I have never had a cat who liked closed doors, which is why at our house, the only time I close doors is when I have a service person at the house. During those times, I lock Allegra and Ruby into my guest bedroom for their own safety. And they don’t like it at all. Allegra in particular has a very low tolerance for being locked up, and starts to dig at the carpet under the door after just a few minutes. As a result, the carpet in the room’s doorway has become pretty frayed over the years. Allegra even managed to rip up part of the edge.
Most cats don’t like closed doors. This is certainly true at our house. The only time I close a door is when we have a service person come, and I need to keep Allegra and Ruby safely out of the way. Unfortunately, Allegra in particular gets so stressed when she’s locked up, she starts to frantically claw at the carpet near the door to “dig” her way out of the closed room. As a result, the carpet near the doorway in the guest bedroom, where I tend to close the girls in when it’s necessary for their safety, is quite frayed, and ripped up at the edge.
The CarPET Scratch Stopper™ is a heavy duty floor mat, similar to the ones you can get to put under a rolling chair in a carpeted office. The mat is cut to fit under a doorContinue Reading
Back in December, we were contacted by Your Cat’s Tree with an offer to review one of their cat trees. I picked the 44 inch Bungalow Sherpa Cat Tree shown below. Allegra and Ruby have been nagging me ever since to put it together so they could test it.
My two little product testers were eager to help with assembly when I finally took it out of the box a couple of weeks ago. Those of you who’ve read my reviews for a while know that the words “some assembly required” always instill trepidation, if not outright fear, in me. The description for this cat tree said “assembly instructions included, tools provided,” so I was hopeful that this wouldn’t be too much of a challenge Continue Reading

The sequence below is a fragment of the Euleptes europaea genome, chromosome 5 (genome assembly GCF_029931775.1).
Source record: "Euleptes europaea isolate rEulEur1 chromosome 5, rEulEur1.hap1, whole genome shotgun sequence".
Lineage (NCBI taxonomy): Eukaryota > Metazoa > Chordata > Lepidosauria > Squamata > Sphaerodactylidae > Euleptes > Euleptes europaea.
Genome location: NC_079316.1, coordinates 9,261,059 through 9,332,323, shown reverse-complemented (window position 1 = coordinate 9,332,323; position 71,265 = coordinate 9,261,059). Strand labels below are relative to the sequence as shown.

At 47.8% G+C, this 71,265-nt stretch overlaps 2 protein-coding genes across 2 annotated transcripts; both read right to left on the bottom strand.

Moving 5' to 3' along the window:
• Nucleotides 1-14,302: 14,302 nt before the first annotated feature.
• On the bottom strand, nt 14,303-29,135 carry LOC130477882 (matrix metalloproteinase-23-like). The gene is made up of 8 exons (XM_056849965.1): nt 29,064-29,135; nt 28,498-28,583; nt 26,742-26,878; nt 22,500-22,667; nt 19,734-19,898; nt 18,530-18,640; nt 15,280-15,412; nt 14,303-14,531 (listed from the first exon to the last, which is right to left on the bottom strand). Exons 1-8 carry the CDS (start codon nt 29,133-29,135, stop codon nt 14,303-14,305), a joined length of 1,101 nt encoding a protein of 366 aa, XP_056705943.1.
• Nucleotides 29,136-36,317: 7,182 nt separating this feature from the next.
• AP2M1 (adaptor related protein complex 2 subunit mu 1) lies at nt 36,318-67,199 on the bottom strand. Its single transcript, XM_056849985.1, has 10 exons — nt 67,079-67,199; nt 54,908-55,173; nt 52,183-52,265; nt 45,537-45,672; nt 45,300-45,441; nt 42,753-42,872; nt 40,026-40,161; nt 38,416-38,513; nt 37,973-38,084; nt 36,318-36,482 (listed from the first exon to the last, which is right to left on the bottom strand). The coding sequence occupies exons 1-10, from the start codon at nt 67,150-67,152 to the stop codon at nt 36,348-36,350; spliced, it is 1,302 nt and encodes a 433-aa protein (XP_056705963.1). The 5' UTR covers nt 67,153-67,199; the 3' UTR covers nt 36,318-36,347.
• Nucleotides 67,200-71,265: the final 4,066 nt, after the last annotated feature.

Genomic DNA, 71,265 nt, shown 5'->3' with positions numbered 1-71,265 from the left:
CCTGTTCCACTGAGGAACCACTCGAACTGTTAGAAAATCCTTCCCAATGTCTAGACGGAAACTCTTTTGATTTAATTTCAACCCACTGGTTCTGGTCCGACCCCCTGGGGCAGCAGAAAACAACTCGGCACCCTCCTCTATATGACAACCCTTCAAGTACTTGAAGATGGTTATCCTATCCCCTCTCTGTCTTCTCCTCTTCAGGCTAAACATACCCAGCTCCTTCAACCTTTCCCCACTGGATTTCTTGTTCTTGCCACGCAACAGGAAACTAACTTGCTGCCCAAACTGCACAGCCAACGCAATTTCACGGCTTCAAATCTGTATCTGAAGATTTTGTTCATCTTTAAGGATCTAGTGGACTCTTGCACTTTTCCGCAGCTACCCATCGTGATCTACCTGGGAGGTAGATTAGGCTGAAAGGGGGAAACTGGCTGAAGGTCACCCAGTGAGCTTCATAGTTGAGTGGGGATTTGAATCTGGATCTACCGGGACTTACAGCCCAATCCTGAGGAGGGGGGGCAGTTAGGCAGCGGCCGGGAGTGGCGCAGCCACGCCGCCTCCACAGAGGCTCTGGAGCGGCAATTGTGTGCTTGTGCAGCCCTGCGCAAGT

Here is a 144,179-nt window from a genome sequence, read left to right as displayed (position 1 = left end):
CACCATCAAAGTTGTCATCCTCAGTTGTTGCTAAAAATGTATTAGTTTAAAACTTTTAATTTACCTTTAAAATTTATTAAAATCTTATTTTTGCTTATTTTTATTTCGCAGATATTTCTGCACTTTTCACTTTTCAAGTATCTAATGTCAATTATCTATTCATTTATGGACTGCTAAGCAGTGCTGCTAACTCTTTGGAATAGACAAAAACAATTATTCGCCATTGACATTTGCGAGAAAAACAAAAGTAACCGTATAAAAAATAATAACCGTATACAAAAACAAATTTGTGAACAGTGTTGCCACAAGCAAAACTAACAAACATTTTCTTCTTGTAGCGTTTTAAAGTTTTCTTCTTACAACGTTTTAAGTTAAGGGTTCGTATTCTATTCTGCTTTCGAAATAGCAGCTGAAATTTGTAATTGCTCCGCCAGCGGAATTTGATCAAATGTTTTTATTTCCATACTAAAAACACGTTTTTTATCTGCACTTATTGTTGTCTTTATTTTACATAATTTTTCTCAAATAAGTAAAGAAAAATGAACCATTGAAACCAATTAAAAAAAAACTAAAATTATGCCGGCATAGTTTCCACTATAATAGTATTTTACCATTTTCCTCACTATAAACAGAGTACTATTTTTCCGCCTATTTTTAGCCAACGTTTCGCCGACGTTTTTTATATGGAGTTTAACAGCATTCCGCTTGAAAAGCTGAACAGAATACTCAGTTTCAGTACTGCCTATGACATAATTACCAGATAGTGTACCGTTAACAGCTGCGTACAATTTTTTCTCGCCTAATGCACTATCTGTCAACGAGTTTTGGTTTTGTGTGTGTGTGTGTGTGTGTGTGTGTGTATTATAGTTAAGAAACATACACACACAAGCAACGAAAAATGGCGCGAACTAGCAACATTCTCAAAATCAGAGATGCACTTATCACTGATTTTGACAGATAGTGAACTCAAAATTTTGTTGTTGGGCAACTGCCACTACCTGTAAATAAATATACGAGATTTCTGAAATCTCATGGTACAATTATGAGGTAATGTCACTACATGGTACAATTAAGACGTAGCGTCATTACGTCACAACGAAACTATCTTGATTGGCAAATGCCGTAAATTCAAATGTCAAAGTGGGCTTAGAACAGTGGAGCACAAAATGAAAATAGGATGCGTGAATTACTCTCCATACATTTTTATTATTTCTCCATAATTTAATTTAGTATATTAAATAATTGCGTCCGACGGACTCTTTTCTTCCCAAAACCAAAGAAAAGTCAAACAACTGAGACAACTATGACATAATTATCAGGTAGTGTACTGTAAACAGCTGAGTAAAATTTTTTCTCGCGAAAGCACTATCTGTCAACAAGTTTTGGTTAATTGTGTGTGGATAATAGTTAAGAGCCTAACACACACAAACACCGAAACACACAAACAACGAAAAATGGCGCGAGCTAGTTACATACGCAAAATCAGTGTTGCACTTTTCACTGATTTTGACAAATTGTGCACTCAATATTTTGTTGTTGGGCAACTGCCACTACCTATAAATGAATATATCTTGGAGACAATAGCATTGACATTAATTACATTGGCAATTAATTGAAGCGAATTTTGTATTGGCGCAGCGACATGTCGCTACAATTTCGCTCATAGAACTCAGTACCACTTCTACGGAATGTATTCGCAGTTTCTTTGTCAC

Gaijin in her heated third-floor condo, Phoenix on the second floor and Crosby waiting to pester the first cat that comes down. Photo by Daniela Caride.
Guest post by Daniela Caride
Do you share your home with a kitty as nasty as Fluffy the Destroyer, who sinks his claws in every piece of furniture? Do you want to provide your beloved cat with the pleasures of a penthouse? I highly recommend you get a cat tree, then.
But beware. Not any cat tree will impress your kitty, and I’m sure you want to make the right choice at the store — these products are expensive and big, therefore difficult to carry.
The taller the better
A cat tree should be as tall as possible. Cats love heights. My gray tabby Gaijin, for example, loves to spend her days monitoring the house activities from our 5-foot tall cat trees. Our four felines love their the three Whisker City cat trees more than anything else. (See picture)
Cats feel more protected when they’re up high, and cat trees help them clarify ranking status among other kitties in the household (the cat on higher areas rules – more on the subject here). And many cats enjoy looking down on everybody else. 🙂
Round and curved instead of flat surfaces
Make sure you choose a cat tree with beds or curved platforms instead of flat surfaces as levels. Cats feel like relaxing and sleeping only in places they feel secure. Flat platforms pose a risk of them falling down if they fall asleep, so many cats will avoid lounging on them.
Sisal rope versus carpet
Cat trees come in various sizes and shapes, and covered with many materials. The most common ones are carpet, faux fur and sisal ropes. Cat trees wrapped with sisal ropes are a hit here at home. Cats love scratching sisal and stretching on it.
If you want to preserve your carpet and rugs, I don’t recommend cat trees wrapped with carpet. You may send your cat a message that it’s OK to scratch your rugs.
Stability is a must
Make sure the cat tree you choose is stable. Cats hate to land on wobbly objects. If the new cat tree is not steady enough, they will visit it only once. So I urge you to go to a store instead of buying cat trees online – unless you already tested the brand somewhere in person.
To check the stability of a cat tree in a store, try to simulate a cat jumping from one level to the other by pulling down on top of the tree, scratching and shaking it. People may think you’re crazy, but it’s better to test it before bringing it home and then having to return this enormous, heavy product. To be on the safe side, you can try attacking the cat tree only when there’s nobody in your aisle.
Follow these simple steps and, if nobody calls the police before you get to check out, your cats will be very pleased with their new present!
Daniela Caride is the publisher of The Daily Tail (http://www.TheDailyTail.com), a participatory blog about pets with stories, tips, and reviews. She lives with three cats, Crosby, Gaijin and Phoenix, three dogs, Frieda, Geppetto and Lola, and her husband, Martin, in Cambridge, MA.
Amber has purrsonally selected some cat trees for The Conscious Cat Store – she wouldn’t mind seeing some of them in her own house…